Does anyone still care about Hollywood satire?
Linson, who wrote the screenplay, produced the well-regarded The Untouchables and Fight Club and the not so well-regarded Pushing Tin and Great Expectations remake. Robert De Niro stars as Ben, an aging producer struggling to hold onto his A-list ranking while dealing with multiple personal and professional headaches. Ben’s newest movie, a violent action picture starring Sean Penn, has evoked hostility and revulsion among test audiences because of a shocking scene involving the hero’s dog. The tough studio chief, Lou (Catherine Keener) insists that the offending frames be removed, and the temperamental, pill-popping director (Michael Wincott) rebels. (The story seems to be based on the studio’s negative reaction to Fight Club.) Ben’s next film is jeopardized when egomaniacal star Bruce Willis shows up overweight and with a Rutherford B. Hayes-style beard that he violently refuses to shave — a story based on a similar incident involving Alec Baldwin. Ben must persuade Willis’ nervous agent, Dick (John Turturro) to get Willis to shave before shooting starts, a drama that builds to improbably huge proportions.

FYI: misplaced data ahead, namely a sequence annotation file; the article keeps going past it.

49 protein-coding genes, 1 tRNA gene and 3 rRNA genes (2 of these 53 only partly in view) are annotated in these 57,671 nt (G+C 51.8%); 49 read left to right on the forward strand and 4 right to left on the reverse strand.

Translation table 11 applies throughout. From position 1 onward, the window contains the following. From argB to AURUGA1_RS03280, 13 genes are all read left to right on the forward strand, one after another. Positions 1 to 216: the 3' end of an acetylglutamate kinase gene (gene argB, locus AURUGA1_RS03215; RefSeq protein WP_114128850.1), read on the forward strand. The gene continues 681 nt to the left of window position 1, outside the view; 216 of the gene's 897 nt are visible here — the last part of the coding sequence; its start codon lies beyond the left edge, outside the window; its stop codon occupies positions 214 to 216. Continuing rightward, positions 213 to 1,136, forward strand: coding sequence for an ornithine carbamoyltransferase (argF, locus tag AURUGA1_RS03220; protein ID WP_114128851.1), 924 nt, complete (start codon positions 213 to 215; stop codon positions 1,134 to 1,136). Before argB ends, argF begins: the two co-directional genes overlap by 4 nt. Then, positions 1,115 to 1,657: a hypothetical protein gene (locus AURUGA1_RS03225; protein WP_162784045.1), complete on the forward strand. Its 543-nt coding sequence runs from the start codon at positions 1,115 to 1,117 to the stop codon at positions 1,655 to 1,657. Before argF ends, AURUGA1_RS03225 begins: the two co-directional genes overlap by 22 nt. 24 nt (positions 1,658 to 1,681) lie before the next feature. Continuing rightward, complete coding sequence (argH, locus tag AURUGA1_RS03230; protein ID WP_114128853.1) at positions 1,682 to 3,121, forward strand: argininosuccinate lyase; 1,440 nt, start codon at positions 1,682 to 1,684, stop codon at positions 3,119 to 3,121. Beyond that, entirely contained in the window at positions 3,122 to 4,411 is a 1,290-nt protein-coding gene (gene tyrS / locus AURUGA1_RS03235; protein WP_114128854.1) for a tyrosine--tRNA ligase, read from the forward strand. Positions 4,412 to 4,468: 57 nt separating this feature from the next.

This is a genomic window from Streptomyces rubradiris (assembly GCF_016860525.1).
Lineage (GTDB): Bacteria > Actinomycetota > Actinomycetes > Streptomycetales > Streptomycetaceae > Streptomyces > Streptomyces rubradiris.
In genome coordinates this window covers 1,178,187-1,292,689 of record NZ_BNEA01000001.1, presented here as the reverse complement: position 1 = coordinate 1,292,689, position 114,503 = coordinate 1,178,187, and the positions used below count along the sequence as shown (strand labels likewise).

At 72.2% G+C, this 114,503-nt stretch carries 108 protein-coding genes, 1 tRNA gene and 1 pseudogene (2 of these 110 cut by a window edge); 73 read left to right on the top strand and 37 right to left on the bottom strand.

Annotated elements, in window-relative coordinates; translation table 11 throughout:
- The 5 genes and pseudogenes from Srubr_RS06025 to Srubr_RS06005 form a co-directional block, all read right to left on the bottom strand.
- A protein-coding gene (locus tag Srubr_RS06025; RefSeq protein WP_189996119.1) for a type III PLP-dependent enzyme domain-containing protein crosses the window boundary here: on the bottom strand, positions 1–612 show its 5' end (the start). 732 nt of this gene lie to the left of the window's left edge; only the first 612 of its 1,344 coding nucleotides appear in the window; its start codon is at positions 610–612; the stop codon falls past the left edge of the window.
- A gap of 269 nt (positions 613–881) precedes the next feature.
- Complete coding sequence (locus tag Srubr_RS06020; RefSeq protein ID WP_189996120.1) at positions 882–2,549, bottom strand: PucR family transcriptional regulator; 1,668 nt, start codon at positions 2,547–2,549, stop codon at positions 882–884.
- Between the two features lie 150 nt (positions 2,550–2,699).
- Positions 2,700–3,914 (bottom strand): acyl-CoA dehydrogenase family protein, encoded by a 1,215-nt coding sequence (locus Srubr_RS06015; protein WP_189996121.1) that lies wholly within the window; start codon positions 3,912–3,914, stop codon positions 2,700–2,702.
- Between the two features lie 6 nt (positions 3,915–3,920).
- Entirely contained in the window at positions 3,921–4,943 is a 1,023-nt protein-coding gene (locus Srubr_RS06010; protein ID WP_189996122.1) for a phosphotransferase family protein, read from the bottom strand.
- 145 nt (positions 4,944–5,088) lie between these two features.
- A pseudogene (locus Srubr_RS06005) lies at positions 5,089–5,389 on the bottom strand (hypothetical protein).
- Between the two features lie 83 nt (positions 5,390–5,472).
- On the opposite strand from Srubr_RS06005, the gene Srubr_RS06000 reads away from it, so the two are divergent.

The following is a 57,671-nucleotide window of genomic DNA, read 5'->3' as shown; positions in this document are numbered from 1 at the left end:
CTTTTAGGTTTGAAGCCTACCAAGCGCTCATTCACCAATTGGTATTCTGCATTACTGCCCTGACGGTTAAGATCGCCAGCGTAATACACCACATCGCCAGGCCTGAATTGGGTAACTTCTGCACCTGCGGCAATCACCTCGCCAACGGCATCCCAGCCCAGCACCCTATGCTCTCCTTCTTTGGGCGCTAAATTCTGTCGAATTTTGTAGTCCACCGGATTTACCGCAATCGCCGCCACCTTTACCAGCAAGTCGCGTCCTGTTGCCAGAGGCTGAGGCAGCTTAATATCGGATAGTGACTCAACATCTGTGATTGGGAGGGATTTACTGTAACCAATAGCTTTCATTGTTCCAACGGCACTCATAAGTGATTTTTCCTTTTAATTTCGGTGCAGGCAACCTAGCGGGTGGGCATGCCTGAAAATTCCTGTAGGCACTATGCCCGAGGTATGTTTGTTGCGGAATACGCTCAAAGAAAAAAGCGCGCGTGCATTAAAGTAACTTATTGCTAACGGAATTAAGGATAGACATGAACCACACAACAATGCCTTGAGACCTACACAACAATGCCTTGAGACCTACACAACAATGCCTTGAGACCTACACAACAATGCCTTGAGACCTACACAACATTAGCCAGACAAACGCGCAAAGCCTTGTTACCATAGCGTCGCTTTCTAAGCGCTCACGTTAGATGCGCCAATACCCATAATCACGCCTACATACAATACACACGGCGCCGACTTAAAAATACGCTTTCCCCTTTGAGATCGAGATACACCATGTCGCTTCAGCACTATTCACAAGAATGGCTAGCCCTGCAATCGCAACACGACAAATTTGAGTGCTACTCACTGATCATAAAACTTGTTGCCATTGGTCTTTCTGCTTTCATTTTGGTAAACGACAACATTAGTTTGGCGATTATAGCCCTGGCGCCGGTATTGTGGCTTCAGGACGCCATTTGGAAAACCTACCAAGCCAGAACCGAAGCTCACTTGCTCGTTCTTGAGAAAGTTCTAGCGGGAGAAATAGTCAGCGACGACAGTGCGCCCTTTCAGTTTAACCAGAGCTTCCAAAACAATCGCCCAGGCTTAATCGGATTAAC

Ben’s personal life is also complicated. Twice divorced, he still pines for his most recent ex, Kelly (Robin Wright Penn), a passion further inflamed when he discovers she’s sleeping with his married screenwriter pal Scott (Stanley Tucci). With splendidly fast-paced editing by Hank Corwin, Levinson creates an entertaining landscape of phone calls, lunch meetings, tantrums, opportunistic sex, Ecstasy and ego-stroking.
Still, there is something so last decade about Hollywood satire. As election season brings serious global issues into focus, it does make people prattling on about glamorous movie-biz lifestyles seem like so many Neros fiddling while Rome burns.